Here are the core elements of the roadmap management must pay attention to and implement.
Business culture: Fintech organizations must build a culture in which data is central to the organization. Management must think data-analytically and support a culture where data science and data scientists thrive. Data-driven organizations are agile, able to respond to market opportunities, build new product/services faster, and meet customer needs more thoroughly. Fintech organizations are data rich, but the availability of data does not ensure successful data-driven decision-making. Management must understand how data science works, how data is analyzed, and how decisions are built from the results. Management should add to the senior management team a manager well versed in data science. Managers need to understand the fundamental principles of data science and be able to invest in and nurture a data science culture. The more “data” is an afterthought, or a sideline, the less competitive your organization will be in 2020.
Technology: There are many dimensions to technology. To build a data-driven organization, the technology assets must be in step with the business strategy. The more out-of-sync business and technology are, the more debilitating the impact on the organization’s agility. Investments in technology need to focus on the sources of data, how data is moved around the organization, and how it is handled, either through transactions, reporting, or analytics. The analysis of large data sets (big data) and unstructured data requires new and different technology than the organization probably has today. Even if the organization has already invested in new technologies, management has to figure out how it becomes central to the organization — not just serving as an incubation environment.
Data framework: A fintech organization must know where all of its data is (structured, semi-structured, and unstructured). Data management specialist need to map the data to determine its structure/schema and its potential value. Structured data such as accounts payable or accounts receivable is pretty straightforward, but sifting through customer data from blogs, emails, and social media is a different challenge. An organization’s data framework maps your data assets such that a management team knows what it has to work with. Tacked onto the data framework can be external sources of data such as industry databases, analyst reports, newspapers, and more.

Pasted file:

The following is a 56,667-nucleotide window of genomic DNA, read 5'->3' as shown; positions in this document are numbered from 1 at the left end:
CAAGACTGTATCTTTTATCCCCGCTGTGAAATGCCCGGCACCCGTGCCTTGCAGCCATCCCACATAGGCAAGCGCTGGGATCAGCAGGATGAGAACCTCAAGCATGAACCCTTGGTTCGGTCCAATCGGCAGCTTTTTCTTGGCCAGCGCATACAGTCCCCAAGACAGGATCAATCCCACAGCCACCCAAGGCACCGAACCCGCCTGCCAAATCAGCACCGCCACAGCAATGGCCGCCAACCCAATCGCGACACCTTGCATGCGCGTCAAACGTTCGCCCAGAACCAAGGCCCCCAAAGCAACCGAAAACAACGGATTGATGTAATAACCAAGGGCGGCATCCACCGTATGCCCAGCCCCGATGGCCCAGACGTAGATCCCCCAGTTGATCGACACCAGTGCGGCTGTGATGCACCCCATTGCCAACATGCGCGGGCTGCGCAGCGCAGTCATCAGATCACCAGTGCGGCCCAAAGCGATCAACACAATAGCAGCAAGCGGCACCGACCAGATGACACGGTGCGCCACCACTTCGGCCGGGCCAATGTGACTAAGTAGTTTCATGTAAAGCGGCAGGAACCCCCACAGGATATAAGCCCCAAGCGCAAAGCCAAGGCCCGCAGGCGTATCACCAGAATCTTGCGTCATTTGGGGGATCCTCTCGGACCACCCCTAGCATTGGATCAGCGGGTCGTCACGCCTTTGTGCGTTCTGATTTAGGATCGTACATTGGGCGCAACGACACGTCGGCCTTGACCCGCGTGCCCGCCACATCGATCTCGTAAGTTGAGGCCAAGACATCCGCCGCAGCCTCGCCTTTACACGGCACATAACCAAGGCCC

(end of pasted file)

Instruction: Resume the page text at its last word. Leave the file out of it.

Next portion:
Data scientists: Interpreting the results of data analysis is not a job for the untrained. Just as a radiologist is trained to read MRIs and X-rays, a data scientist has a unique, trained skill set to interpret data. Market and product strategists must be able to shape new products and services from this data and constantly monitor performance results. Recruiting data scientists will be a challenge. They are in high demand as many organizations (not just fintech) realize the value and potential of data.
Management structure: Many of the management structures in fintech organizations today are not designed to support a data-driven organization. Executives need to be trained how to organize, manage and nurture a data-centric culture. Moreover, they need to understand how to interpret the output of the data analytics. Management needs to empower employees throughout all disciplines of the organization and monitor risk, failures, and successes. An executive, fluent in the management of data science programs and culture, needs to be part of the executive management team. Organizations are often naming this position the Enterprise Data Officer (EDO).
With extensive experience in the high technology industry, Don focuses on enterprise strategy development, operations execution, revenue generation, product definition, market/product positioning, and branding. RightCourse is a management consulting firm that helps FinTech.